“Most of it [the Bible], most of the time is a positive message, particularly part two [the New Testament]. And it isn’t a fairy tale, it is almost certainly based upon a real person, Jesus of Nazareth. But Jesus Christ, as the manifestation of God here on Earth in human form… I’m not very comfortable with that idea. But that doesn’t make me feel in any way that I have to sneer at other people’s beliefs or indeed sneer at Christianity, which I’m a big supporter of simply because of the positive side of it.”
It seems fair to say that Christianity helps Anderson position his moral compass, something that is clearly evident at several junctures on the new record, particularly when making some of the more topical comments therein.
The title track, for instance, points at a seemingly innate attraction for humans towards extremism and simplistic rhetoric, evidence of which has been seen here and abroad in various guises in the last few years, fuelled in no small part by social media discourse where the binary debate always seems to rise highest in the trending charts.
‘The black and white, the stereotype, the polarising pitch at play,’ goes the lyric. ‘While some of us sit in-between, interminable shades of grey.’ Anderson explains the thinking behind the song further: “It was inspired partly by the growth of right-wing populism and how extremist views seem to spread more freely and everything gets more exaggerated – sometimes through news stories, and some from ferocious tweets from, for instance, Donald Trump. People might tend to think that The Zealot Gene is specifically about Trump, and he certainly would figure in a list of characters who would have been floating around in my head, but it’s not specifically about him or people like him. It’s more about that need to have ‘a bee buzzing in your bonnet and a wasp right up the bum’, as I put it in the song.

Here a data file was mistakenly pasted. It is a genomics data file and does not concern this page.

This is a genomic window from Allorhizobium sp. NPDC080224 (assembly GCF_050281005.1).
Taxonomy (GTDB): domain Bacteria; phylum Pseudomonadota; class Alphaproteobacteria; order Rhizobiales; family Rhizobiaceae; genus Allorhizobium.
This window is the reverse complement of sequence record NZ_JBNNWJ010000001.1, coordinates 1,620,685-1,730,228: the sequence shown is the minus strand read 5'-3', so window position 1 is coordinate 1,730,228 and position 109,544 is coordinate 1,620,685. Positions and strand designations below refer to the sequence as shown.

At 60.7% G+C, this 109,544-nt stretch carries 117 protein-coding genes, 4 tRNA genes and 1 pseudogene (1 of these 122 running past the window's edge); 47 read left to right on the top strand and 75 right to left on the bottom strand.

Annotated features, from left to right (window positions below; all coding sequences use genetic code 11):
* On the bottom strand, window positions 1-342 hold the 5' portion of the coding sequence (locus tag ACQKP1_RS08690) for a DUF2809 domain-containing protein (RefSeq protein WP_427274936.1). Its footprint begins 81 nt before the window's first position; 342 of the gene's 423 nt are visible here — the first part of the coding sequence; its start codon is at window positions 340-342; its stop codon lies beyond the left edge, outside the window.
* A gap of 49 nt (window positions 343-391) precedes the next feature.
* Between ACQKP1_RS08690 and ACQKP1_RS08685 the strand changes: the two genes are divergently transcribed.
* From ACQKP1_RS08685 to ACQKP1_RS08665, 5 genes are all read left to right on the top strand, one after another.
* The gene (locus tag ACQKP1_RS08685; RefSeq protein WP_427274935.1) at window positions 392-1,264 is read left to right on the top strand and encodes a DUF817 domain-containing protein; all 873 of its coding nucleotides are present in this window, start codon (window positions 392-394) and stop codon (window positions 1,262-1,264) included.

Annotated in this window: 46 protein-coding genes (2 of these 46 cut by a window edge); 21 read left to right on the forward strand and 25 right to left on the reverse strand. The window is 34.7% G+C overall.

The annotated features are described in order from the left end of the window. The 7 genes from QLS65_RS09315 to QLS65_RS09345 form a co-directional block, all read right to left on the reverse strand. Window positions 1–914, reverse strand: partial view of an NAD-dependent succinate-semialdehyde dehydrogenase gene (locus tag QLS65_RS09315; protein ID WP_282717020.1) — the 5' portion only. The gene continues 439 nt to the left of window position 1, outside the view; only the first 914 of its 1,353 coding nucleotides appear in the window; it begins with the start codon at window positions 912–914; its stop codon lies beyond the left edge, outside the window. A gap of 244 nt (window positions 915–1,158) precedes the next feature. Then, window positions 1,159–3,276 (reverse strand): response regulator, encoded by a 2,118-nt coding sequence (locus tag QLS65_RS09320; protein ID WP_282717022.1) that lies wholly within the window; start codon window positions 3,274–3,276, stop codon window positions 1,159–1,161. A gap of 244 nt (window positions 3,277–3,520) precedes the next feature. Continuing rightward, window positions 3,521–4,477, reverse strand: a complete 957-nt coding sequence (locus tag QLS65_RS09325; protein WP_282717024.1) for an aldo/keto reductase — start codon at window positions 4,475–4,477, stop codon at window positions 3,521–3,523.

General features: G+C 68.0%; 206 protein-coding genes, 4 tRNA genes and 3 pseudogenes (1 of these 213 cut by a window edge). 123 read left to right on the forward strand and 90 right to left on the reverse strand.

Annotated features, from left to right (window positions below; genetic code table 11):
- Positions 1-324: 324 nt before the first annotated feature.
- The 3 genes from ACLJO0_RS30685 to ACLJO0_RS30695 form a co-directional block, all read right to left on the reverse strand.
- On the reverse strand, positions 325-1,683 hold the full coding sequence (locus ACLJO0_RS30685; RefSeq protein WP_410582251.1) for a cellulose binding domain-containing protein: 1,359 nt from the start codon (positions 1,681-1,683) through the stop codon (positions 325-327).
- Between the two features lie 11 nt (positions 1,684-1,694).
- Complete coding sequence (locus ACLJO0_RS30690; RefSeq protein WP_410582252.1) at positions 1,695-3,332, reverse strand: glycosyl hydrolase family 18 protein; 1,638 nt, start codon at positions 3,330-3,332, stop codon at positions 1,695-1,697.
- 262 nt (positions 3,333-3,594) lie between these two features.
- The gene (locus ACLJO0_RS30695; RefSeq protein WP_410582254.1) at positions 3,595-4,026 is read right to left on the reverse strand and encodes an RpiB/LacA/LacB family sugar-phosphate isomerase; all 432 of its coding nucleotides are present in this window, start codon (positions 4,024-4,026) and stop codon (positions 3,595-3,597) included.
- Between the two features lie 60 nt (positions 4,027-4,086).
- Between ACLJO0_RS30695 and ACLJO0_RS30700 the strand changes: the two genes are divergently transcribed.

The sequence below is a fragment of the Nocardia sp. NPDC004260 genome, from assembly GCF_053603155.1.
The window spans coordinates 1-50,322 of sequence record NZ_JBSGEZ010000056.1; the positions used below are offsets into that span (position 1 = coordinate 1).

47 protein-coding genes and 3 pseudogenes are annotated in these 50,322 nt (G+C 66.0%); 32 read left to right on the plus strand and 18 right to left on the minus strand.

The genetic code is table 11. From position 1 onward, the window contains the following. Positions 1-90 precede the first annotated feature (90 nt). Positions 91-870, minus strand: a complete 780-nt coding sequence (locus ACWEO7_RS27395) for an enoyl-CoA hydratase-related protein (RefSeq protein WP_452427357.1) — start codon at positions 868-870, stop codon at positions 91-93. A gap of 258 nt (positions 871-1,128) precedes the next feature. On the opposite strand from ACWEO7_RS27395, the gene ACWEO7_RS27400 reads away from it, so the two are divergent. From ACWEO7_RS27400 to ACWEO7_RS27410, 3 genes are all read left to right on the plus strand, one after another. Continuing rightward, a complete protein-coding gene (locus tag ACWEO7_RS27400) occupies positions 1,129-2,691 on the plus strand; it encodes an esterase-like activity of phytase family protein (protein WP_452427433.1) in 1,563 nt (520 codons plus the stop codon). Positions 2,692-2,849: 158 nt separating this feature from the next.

“People just seem to have this need to get crazy about something. Maybe they’re just so easily bored with everything else and then they’ve got to work themselves into a fury. People in the past might have had a few crossed words over a pint in the local pub, but that face-to-face example of real people having differences of opinions, it seemed in that context, it was a little more harmless. Compare that to the midnight outpouring on Twitter or something, when people may well say things with a few drinks inside them, and in that environment, it can become something much bigger – all the vile, pent-up fury explodes into something that the world ends up reading about the next morning, and which might well end up as a permanent entry in your Wikipedia page.”
He has also seen the effects of heightened polarisation in people he’s come into contact with personally. The oft-mentioned factor of anonymity – which is often cited as being an enabling factor in the spread of online hate – doesn’t always feature.